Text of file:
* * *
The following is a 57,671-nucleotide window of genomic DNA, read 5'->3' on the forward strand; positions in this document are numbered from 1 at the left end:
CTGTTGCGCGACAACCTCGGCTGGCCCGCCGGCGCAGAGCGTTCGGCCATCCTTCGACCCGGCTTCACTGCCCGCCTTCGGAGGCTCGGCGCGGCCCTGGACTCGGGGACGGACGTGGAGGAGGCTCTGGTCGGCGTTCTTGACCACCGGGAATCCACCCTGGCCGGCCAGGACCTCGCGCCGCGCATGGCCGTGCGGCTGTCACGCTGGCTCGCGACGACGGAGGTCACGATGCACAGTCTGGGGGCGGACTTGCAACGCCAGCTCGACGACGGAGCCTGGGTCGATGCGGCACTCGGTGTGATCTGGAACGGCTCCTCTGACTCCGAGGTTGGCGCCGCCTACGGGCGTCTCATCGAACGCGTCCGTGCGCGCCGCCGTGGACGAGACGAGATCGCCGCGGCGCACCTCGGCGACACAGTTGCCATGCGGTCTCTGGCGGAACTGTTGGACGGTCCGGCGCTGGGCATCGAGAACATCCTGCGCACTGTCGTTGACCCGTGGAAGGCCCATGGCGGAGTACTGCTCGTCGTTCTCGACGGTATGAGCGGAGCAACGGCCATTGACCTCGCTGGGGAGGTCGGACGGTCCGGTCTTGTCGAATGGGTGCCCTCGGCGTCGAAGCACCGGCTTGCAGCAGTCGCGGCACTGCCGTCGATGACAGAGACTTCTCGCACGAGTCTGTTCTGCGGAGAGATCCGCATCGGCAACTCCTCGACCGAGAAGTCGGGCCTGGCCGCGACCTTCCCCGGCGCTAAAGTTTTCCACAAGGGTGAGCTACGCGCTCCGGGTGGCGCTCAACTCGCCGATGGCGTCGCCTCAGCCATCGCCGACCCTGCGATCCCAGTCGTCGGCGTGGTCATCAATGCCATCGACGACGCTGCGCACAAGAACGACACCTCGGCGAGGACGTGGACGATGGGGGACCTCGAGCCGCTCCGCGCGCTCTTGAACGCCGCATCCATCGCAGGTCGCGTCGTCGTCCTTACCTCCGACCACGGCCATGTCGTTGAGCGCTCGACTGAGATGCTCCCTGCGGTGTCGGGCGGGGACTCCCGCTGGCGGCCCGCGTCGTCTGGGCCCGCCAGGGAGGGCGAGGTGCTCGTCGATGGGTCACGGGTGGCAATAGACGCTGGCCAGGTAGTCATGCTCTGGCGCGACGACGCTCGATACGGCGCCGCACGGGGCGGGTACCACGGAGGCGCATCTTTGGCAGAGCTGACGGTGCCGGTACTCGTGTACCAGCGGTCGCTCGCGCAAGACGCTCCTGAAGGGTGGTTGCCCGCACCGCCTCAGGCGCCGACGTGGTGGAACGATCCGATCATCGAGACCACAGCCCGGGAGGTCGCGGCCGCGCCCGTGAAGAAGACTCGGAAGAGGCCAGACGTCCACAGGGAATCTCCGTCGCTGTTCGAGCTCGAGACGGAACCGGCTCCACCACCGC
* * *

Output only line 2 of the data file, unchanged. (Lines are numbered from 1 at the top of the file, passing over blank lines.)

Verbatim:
CTGTTGCGCGACAACCTCGGCTGGCCCGCCGGCGCAGAGCGTTCGGCCATCCTTCGACCCGGCTTCACTGCCCGCCTTCGGAGGCTCGGCGCGGCCCTGGACTCGGGGACGGACGTGGAGGAGGCTCTGGTCGGCGTTCTTGACCACCGGGAATCCACCCTGGCCGGCCAGGACCTCGCGCCGCGCATGGCCGTGCGGCTGTCACGCTGGCTCGCGACGACGGAGGTCACGATGCACAGTCTGGGGGCGGACTTGCAACGCCAGCTCGACGACGGAGCCTGGGTCGATGCGGCACTCGGTGTGATCTGGAACGGCTCCTCTGACTCCGAGGTTGGCGCCGCCTACGGGCGTCTCATCGAACGCGTCCGTGCGCGCCGCCGTGGACGAGACGAGATCGCCGCGGCGCACCTCGGCGACACAGTTGCCATGCGGTCTCTGGCGGAACTGTTGGACGGTCCGGCGCTGGGCATCGAGAACATCCTGCGCACTGTCGTTGACCCGTGGAAGGCCCATGGCGGAGTACTGCTCGTCGTTCTCGACGGTATGAGCGGAGCAACGGCCATTGACCTCGCTGGGGAGGTCGGACGGTCCGGTCTTGTCGAATGGGTGCCCTCGGCGTCGAAGCACCGGCTTGCAGCAGTCGCGGCACTGCCGTCGATGACAGAGACTTCTCGCACGAGTCTGTTCTGCGGAGAGATCCGCATCGGCAACTCCTCGACCGAGAAGTCGGGCCTGGCCGCGACCTTCCCCGGCGCTAAAGTTTTCCACAAGGGTGAGCTACGCGCTCCGGGTGGCGCTCAACTCGCCGATGGCGTCGCCTCAGCCATCGCCGACCCTGCGATCCCAGTCGTCGGCGTGGTCATCAATGCCATCGACGACGCTGCGCACAAGAACGACACCTCGGCGAGGACGTGGACGATGGGGGACCTCGAGCCGCTCCGCGCGCTCTTGAACGCCGCATCCATCGCAGGTCGCGTCGTCGTCCTTACCTCCGACCACGGCCATGTCGTTGAGCGCTCGACTGAGATGCTCCCTGCGGTGTCGGGCGGGGACTCCCGCTGGCGGCCCGCGTCGTCTGGGCCCGCCAGGGAGGGCGAGGTGCTCGTCGATGGGTCACGGGTGGCAATAGACGCTGGCCAGGTAGTCATGCTCTGGCGCGACGACGCTCGATACGGCGCCGCACGGGGCGGGTACCACGGAGGCGCATCTTTGGCAGAGCTGACGGTGCCGGTACTCGTGTACCAGCGGTCGCTCGCGCAAGACGCTCCTGAAGGGTGGTTGCCCGCACCGCCTCAGGCGCCGACGTGGTGGAACGATCCGATCATCGAGACCACAGCCCGGGAGGTCGCGGCCGCGCCCGTGAAGAAGACTCGGAAGAGGCCAGACGTCCACAGGGAATCTCCGTCGCTGTTCGAGCTCGAGACGGAACCGGCTCCACCACCGC